Pregnancy is a transformative journey that brings about numerous changes in a woman’s body. While the most noticeable changes are often centered around the growing belly and the development of the baby, there are other alterations taking place, including those that affect the bladder.
Your Bladder During Pregnancy
The relationship between pregnancy and the bladder is intricate, as hormonal shifts and physical adjustments combine to create a unique set of challenges and experiences for expectant mothers. Alliance Urology has outlined a few of the changes that take place during pregnancy that affect the bladder.
One of the primary factors that affect the bladder during pregnancy is hormonal fluctuation, particularly the surge in hormones like progesterone. Progesterone plays a crucial role in maintaining a healthy pregnancy by relaxing smooth muscles, promoting blood vessel development, and preventing uterine contractions. However, its muscle-relaxing effects extend beyond the uterus, affecting other organs, including the bladder.
As progesterone levels rise, the muscles of the bladder and its surrounding structures become more relaxed. While this is essential for accommodating the growing uterus and preventing premature contractions, it can lead to a decrease in bladder tone and capacity. As a result, pregnant women may find themselves experiencing more frequent urges to urinate, even when the bladder isn’t necessarily full.
Pressure and Displacement
As the baby grows, the expanding uterus exerts pressure on surrounding organs, which has an effect on the bladder. As early as the first trimester, many women may notice an increased need to urinate. This pressure can lead to the sensation of needing to visit the bathroom more frequently, especially during the later stages of pregnancy. The pressure can also lead to incomplete bladder emptying, contributing to the feeling of urgency.
During the later stages of pregnancy, the pressure on the bladder can become even more pronounced. The growing fetus occupies more space within the abdominal cavity, leading to a sense of fullness and pressure on the bladder. This pressure can make it challenging for the bladder to expand fully, resulting in smaller storage capacity and more frequent trips to the bathroom.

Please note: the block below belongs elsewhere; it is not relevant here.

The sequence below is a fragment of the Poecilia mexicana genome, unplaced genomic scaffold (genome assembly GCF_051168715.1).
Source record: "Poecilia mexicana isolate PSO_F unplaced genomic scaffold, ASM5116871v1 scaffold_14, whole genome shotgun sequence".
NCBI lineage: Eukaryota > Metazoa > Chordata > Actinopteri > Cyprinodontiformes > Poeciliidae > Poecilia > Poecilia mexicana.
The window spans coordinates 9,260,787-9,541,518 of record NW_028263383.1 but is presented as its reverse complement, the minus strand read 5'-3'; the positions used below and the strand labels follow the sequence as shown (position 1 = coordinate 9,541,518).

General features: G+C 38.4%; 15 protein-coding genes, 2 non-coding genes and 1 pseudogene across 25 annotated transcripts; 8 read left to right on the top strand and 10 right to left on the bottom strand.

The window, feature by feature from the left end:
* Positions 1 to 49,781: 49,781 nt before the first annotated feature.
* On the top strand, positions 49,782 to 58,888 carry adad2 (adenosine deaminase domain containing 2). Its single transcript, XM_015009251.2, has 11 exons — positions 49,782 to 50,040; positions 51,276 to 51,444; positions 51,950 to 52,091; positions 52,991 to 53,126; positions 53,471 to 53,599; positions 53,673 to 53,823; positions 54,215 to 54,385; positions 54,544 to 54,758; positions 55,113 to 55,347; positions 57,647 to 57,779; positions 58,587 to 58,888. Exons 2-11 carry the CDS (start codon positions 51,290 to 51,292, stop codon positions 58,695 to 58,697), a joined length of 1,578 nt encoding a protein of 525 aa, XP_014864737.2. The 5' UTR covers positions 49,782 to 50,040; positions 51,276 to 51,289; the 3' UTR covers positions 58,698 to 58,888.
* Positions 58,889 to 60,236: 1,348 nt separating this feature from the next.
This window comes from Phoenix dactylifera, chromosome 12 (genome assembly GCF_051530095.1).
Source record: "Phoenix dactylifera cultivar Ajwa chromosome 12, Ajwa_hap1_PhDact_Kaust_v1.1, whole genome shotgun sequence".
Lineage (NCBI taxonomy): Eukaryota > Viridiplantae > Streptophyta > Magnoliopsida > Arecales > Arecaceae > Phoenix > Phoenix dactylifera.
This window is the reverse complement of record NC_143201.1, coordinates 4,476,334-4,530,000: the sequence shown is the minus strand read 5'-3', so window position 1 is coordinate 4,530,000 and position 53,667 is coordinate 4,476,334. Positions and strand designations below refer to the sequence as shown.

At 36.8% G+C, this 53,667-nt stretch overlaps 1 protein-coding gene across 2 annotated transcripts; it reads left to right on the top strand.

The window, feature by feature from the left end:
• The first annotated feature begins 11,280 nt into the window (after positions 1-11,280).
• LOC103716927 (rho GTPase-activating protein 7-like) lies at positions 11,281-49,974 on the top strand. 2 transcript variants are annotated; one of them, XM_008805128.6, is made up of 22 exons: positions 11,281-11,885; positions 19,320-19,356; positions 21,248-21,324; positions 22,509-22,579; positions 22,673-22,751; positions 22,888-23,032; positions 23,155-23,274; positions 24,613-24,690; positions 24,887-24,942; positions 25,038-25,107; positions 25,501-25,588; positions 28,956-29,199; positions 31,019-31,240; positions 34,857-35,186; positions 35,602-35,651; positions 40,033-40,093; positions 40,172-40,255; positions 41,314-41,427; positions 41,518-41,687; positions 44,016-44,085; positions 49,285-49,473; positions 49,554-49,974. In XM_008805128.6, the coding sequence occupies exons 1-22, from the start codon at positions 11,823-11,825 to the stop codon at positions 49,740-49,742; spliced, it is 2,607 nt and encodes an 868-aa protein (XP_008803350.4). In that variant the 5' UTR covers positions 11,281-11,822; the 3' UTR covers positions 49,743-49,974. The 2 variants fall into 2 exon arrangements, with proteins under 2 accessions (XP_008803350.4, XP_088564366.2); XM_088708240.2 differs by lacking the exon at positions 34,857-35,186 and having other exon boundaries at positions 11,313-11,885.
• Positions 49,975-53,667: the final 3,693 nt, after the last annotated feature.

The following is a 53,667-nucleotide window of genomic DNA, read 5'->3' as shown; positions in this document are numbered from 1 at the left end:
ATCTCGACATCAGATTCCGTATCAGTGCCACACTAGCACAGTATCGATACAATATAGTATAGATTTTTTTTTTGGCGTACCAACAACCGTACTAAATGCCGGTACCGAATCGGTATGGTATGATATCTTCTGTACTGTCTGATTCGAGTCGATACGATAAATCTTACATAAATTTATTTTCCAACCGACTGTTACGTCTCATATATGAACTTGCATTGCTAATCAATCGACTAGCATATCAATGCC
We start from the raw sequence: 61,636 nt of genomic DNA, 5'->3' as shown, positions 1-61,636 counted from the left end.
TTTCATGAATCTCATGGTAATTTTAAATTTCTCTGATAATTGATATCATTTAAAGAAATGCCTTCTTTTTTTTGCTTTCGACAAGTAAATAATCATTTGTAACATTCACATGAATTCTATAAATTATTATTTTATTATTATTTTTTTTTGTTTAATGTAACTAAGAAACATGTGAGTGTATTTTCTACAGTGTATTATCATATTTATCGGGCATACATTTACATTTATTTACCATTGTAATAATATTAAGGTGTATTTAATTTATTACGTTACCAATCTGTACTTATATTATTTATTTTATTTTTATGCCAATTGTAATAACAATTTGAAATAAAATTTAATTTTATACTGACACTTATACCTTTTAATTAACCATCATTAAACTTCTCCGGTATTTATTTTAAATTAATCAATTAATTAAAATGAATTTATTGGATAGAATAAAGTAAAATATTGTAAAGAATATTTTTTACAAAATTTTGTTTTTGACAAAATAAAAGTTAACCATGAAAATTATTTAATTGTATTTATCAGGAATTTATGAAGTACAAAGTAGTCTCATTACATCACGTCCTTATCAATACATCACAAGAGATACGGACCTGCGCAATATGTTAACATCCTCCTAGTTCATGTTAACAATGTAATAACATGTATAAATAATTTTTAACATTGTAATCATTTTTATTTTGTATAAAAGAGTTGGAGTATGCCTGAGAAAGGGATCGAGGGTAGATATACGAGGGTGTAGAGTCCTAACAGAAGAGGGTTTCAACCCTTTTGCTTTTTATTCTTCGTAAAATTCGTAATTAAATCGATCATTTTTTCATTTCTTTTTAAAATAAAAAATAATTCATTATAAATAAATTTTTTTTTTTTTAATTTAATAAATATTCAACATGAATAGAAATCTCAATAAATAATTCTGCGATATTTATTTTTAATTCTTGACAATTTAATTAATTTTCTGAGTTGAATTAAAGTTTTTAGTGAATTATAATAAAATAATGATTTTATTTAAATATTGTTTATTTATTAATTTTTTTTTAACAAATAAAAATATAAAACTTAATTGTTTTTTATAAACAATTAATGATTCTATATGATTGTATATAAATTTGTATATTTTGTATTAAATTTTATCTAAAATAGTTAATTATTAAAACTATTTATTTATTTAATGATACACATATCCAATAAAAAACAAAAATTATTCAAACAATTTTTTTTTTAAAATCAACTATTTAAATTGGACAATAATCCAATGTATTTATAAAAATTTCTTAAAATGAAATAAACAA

For many pregnant women, the combination of hormonal changes, pressure on the bladder, and relaxation of muscles can lead to a phenomenon known as urinary incontinence. This condition involves involuntary leakage of urine, particularly when coughing, sneezing, laughing, or engaging in physical activities. Stress urinary incontinence, as it is called, can be a frustrating and embarrassing side effect of pregnancy.
Pelvic Floor Weakening
The weakening of pelvic floor muscles due to hormonal factors and increased pressure can affect the bladder during pregnancy. These muscles play a vital role in supporting the bladder and controlling the release of urine. Strengthening these muscles through pelvic floor exercises (Kegels) can help reduce the risk and severity of urinary incontinence during and after pregnancy.
The effects of pregnancy on the bladder don’t necessarily end with childbirth. While some changes may gradually revert to their pre-pregnancy state, other alterations might persist for some time. The pelvic floor muscles can experience strain during labor and delivery, potentially leading to ongoing issues with urinary control.
In some cases, women may continue to experience urinary incontinence after giving birth. However, proper pelvic floor exercises, physical therapy, and medical guidance can aid in recovering bladder control and minimizing the impact of these changes.
There is no hiding that pregnancy can affect the bladder. While these effects are common and expected, it’s essential for expectant mothers to understand these changes in order to maintain health throughout pregnancy and beyond. Our state-of-the-art services and procedures at Alliance Urology can help with any problem related to the bladder, reproductive, or urinary system. To schedule an appointment with one of our providers to talk more about how pregnancy can affect the bladder, please call our office in Greensboro at (336) 274-1114.